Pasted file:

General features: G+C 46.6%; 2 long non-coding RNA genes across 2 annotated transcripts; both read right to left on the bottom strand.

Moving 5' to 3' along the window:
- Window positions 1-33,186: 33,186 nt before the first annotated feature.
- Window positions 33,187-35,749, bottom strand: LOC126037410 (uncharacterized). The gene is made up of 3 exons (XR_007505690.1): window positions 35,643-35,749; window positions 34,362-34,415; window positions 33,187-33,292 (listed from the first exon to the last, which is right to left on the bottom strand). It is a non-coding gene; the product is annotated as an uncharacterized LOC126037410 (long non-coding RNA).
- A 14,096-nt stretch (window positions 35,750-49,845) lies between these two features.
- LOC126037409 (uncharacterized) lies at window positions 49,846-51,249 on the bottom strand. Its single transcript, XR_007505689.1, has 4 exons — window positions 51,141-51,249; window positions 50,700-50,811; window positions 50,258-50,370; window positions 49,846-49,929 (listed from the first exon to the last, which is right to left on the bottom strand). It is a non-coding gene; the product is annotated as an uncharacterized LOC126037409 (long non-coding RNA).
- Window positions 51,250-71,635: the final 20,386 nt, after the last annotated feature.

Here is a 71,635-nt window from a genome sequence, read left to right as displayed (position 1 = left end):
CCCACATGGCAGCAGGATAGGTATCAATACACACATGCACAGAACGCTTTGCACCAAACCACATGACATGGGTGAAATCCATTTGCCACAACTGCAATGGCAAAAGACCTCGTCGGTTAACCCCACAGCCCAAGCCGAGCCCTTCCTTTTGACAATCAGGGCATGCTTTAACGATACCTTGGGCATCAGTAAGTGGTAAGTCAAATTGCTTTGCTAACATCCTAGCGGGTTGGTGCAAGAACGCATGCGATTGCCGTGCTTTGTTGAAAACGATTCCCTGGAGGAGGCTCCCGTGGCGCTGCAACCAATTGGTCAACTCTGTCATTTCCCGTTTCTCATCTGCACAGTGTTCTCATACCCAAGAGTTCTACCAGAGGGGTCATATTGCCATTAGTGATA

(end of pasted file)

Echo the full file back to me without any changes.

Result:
General features: G+C 46.6%; 2 long non-coding RNA genes across 2 annotated transcripts; both read right to left on the bottom strand.

Moving 5' to 3' along the window:
- Window positions 1-33,186: 33,186 nt before the first annotated feature.
- Window positions 33,187-35,749, bottom strand: LOC126037410 (uncharacterized). The gene is made up of 3 exons (XR_007505690.1): window positions 35,643-35,749; window positions 34,362-34,415; window positions 33,187-33,292 (listed from the first exon to the last, which is right to left on the bottom strand). It is a non-coding gene; the product is annotated as an uncharacterized LOC126037410 (long non-coding RNA).
- A 14,096-nt stretch (window positions 35,750-49,845) lies between these two features.
- LOC126037409 (uncharacterized) lies at window positions 49,846-51,249 on the bottom strand. Its single transcript, XR_007505689.1, has 4 exons — window positions 51,141-51,249; window positions 50,700-50,811; window positions 50,258-50,370; window positions 49,846-49,929 (listed from the first exon to the last, which is right to left on the bottom strand). It is a non-coding gene; the product is annotated as an uncharacterized LOC126037409 (long non-coding RNA).
- Window positions 51,250-71,635: the final 20,386 nt, after the last annotated feature.

Here is a 71,635-nt window from a genome sequence, read left to right as displayed (position 1 = left end):
CCCACATGGCAGCAGGATAGGTATCAATACACACATGCACAGAACGCTTTGCACCAAACCACATGACATGGGTGAAATCCATTTGCCACAACTGCAATGGCAAAAGACCTCGTCGGTTAACCCCACAGCCCAAGCCGAGCCCTTCCTTTTGACAATCAGGGCATGCTTTAACGATACCTTGGGCATCAGTAAGTGGTAAGTCAAATTGCTTTGCTAACATCCTAGCGGGTTGGTGCAAGAACGCATGCGATTGCCGTGCTTTGTTGAAAACGATTCCCTGGAGGAGGCTCCCGTGGCGCTGCAACCAATTGGTCAACTCTGTCATTTCCCGTTTCTCATCTGCACAGTGTTCTCATACCCAAGAGTTCTACCAGAGGGGTCATATTGCCATTAGTGATA